Another catch is that a 3/16" key way is not standard on cast iron pulleys.  What we found was that a 1/4" key way is the norm because most high horse power AC motors use a 1/4" size key way. A pulley with a 3/16" key way is not typically available in a 7/8" shaft diameter configuration.  It is possible to use a pulley with a 1/4" key way on a motor that has a 3/16" key way provided that the set screw is on top of the key on the motor shaft and NOT on the shaft itself.  If close attention is paid to this detail the pulley will stay in place without vibrating or loosening.

A lawn mowerAs expected, the biggest problem is figuring out how to bolt everything together.  In our first attempts, we tried to figure out an easy way to reuse the lawn mower base, and somehow build something that could be attached simply to the base (so that a belt could be run to the pulley on the alternator). That proved to be an impossible task for various reasons.  All the bases we looked at on the most common mowers were constructed a bit differently, so whatever would work on one mower would not fit the base for another brand of mower.  In some cases, (especially with side discharge mowers) a pulley could actually be run out the discharge shoot.  Some mowers did not have the required clearance, or had extra sheet metal that directed the cut grass in such a way that the metal would need to be cut in order to be able to run the belt out from under the mower.

The bracket for making a lawn mower generatorSo, what we ended up concentrating on was coming up with a universal base that just about any motor could fit on. Yes, there were some complications there, too. Some motors have the head on one side and the tank on the other and some have them set 90 degrees apart.  So, our base had to allow for rotating the motor by about 30 degrees, and allow positioning the motor in any of the 90 degree quadrants.  That allowed the motor to be in any position with clearance for the alternator and a method for hooking up the belt.  We also wanted to allow the alternator position to be adjusted allowing for several belt sizes to be used.  The bracket also has an integral belt adjustment slot which allows the alternator position to be adjusted, which also serves to tension the belt.

Now, lets talk a bit about lawn mower engines

A Briggs and Stratton lawn mower engineThe lawn mower we used had a 3.5 Horse power Briggs and Stratton 4 stroke gas engine.  That particular model motor has a safety shut off lever on the lawn mower handle which has a cable attached to the motor, and the attached cable must be activated to disengage the motor shut off break and to allow spark to reach the spark plug.  What we decided to do was to cut the cable off and deactivate the motor shut off feature.  If your motor has this feature, you will need to spend some time looking at the cable and the levers on the motor to figure out a way to deactivate or preserve the feature.  In either case the motor will not start unless something is done about the cable and levers.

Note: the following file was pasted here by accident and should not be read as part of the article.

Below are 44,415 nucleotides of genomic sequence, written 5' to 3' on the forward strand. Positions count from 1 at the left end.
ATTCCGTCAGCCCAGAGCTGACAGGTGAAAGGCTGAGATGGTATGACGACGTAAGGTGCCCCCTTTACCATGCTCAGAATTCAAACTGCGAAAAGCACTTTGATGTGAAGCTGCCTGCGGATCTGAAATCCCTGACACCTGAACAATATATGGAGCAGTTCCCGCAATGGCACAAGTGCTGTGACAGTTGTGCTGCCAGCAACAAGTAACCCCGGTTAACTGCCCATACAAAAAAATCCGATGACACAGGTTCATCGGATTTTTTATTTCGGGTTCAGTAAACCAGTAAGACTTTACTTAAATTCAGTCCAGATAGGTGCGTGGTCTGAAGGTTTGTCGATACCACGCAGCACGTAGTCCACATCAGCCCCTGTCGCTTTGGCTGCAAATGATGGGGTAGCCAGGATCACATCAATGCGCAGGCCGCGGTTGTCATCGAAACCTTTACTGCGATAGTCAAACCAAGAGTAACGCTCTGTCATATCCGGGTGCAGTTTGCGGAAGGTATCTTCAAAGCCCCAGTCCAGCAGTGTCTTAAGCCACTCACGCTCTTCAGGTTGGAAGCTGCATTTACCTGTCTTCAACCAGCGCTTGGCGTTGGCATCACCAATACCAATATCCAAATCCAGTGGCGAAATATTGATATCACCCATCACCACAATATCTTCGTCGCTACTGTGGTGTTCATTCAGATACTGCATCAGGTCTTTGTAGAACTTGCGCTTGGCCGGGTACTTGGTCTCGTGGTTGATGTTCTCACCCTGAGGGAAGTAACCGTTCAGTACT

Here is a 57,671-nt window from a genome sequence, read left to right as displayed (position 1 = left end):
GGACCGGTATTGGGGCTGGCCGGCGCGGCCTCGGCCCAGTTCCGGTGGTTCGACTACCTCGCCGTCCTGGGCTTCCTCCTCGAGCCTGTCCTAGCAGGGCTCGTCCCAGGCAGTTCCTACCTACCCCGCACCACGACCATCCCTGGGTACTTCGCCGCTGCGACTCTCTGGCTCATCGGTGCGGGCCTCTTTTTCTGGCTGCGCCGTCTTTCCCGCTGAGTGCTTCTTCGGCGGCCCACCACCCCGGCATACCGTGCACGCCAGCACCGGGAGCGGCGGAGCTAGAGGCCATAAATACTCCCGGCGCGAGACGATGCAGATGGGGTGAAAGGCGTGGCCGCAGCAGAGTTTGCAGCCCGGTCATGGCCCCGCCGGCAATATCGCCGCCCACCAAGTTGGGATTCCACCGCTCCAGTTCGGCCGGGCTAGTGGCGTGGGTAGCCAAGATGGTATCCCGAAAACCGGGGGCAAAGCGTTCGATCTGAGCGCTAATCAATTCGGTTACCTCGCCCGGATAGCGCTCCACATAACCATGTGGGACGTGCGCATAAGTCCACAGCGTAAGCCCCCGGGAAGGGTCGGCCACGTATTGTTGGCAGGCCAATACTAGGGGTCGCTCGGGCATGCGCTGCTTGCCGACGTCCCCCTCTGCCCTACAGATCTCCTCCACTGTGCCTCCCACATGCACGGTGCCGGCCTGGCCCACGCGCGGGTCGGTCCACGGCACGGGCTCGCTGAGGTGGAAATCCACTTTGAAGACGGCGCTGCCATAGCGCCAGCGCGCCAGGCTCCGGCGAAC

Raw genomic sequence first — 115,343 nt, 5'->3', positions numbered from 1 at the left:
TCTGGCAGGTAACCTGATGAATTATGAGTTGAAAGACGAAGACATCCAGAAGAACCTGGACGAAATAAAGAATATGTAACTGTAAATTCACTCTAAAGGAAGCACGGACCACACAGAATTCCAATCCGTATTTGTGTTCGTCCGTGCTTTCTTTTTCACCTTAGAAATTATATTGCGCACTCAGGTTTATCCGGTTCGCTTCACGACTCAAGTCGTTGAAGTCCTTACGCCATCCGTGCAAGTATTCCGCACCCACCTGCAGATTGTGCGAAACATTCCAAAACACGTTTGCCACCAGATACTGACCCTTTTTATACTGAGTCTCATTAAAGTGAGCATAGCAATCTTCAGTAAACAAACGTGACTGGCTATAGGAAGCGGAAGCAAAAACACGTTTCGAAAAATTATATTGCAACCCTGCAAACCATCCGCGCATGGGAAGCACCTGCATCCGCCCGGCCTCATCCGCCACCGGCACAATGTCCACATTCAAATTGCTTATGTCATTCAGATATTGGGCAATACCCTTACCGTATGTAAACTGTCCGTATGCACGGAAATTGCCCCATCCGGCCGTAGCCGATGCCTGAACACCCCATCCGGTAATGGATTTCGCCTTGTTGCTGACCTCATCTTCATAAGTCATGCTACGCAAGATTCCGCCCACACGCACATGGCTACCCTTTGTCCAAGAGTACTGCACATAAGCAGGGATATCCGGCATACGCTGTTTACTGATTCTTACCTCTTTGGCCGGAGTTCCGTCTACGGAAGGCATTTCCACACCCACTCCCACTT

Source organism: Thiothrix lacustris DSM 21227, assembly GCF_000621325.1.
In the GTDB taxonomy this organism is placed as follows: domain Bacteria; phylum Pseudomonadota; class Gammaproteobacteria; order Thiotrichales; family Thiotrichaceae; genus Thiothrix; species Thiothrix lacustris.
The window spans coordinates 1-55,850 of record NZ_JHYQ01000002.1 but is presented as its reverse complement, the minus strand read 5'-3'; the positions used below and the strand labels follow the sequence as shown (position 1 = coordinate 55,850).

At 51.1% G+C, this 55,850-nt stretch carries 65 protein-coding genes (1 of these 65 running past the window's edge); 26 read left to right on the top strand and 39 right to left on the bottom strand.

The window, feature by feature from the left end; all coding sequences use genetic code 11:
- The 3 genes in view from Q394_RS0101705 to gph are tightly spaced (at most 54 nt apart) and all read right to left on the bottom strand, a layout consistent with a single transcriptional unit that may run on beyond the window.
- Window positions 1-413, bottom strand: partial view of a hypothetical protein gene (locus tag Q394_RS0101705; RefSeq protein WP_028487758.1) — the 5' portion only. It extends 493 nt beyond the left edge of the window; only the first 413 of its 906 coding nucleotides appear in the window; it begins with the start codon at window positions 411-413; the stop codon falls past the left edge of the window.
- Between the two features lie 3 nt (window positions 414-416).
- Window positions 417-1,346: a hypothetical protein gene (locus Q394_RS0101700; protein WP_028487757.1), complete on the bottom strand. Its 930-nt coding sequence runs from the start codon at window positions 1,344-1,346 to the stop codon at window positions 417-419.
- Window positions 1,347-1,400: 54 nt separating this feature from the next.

We found that there was a small hole in one of the lever plates on the side of the engine, and after pulling the cable, a small nail can be inserted into the lever to keep the mechanism from retracting and shutting off the motor.  Like I said, it will take a bit of time to figure out how your motor shut off mechanism works (if there is one installed on your motor).

Most of the lawn mower engines you will find have a 7/8" shaft and a 3/16" key way cut into the shaft.  They also have a threaded hole in the bottom of the shaft.

The Big Issue: Pulley size and type

The pulley for the motorThe vertical shaft motor from this lawn mower would not throttle as high as the same horse power motor we used in the horizontal shaft generator project. That motor was from a lawn edger, and could be set to a higher maximum speed.  After talking with some lawn mower experts, we were told that the throttle mechanism on the lawn mower has the maximum throttle set to be about 75% of the maximum butter fly valve position of the carburetor.  We were told that the lawn mower manufacturers set the throttle mechanism that way so there is extra throttle capability for when the mower hits some heavy or wet grass.  The motor could then self throttle to a higher setting if necessary, then throttle back to the pre set throttle setting.